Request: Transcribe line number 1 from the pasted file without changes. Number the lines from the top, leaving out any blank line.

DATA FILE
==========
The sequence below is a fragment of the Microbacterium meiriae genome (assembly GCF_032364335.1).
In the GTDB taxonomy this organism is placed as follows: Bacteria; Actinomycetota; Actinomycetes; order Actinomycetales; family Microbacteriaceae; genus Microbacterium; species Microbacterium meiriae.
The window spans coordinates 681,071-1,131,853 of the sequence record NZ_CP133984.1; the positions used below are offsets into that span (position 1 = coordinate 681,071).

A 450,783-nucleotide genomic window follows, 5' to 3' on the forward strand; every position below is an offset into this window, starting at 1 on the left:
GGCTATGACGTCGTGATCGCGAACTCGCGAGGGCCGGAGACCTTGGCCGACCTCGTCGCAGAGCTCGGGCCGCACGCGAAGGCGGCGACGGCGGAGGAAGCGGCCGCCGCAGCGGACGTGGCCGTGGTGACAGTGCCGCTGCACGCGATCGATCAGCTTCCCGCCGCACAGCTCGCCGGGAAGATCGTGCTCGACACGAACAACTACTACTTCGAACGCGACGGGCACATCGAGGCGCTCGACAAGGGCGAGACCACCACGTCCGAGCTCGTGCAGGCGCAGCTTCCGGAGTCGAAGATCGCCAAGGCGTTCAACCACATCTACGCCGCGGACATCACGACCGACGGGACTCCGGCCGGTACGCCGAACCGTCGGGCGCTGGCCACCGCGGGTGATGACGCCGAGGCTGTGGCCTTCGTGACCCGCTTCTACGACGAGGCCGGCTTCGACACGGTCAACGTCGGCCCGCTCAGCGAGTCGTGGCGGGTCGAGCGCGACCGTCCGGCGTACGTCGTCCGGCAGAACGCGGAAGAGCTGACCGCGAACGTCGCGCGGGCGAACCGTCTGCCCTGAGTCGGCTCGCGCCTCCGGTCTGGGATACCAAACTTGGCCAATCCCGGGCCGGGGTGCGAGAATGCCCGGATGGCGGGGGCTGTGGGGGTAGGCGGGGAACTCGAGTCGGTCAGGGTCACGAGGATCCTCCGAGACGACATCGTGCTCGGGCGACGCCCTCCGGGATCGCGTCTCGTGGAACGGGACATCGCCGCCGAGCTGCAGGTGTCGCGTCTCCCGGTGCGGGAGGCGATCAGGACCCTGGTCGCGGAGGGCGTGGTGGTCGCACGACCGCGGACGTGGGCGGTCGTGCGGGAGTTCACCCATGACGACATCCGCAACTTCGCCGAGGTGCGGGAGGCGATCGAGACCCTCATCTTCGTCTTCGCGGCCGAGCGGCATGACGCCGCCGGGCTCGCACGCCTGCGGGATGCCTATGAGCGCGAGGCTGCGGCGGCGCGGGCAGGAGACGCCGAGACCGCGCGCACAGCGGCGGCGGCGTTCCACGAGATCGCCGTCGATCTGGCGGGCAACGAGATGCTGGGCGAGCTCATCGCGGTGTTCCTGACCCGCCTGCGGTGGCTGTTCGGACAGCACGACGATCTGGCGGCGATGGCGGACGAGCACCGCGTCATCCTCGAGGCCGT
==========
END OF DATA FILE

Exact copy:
The sequence below is a fragment of the Microbacterium meiriae genome (assembly GCF_032364335.1).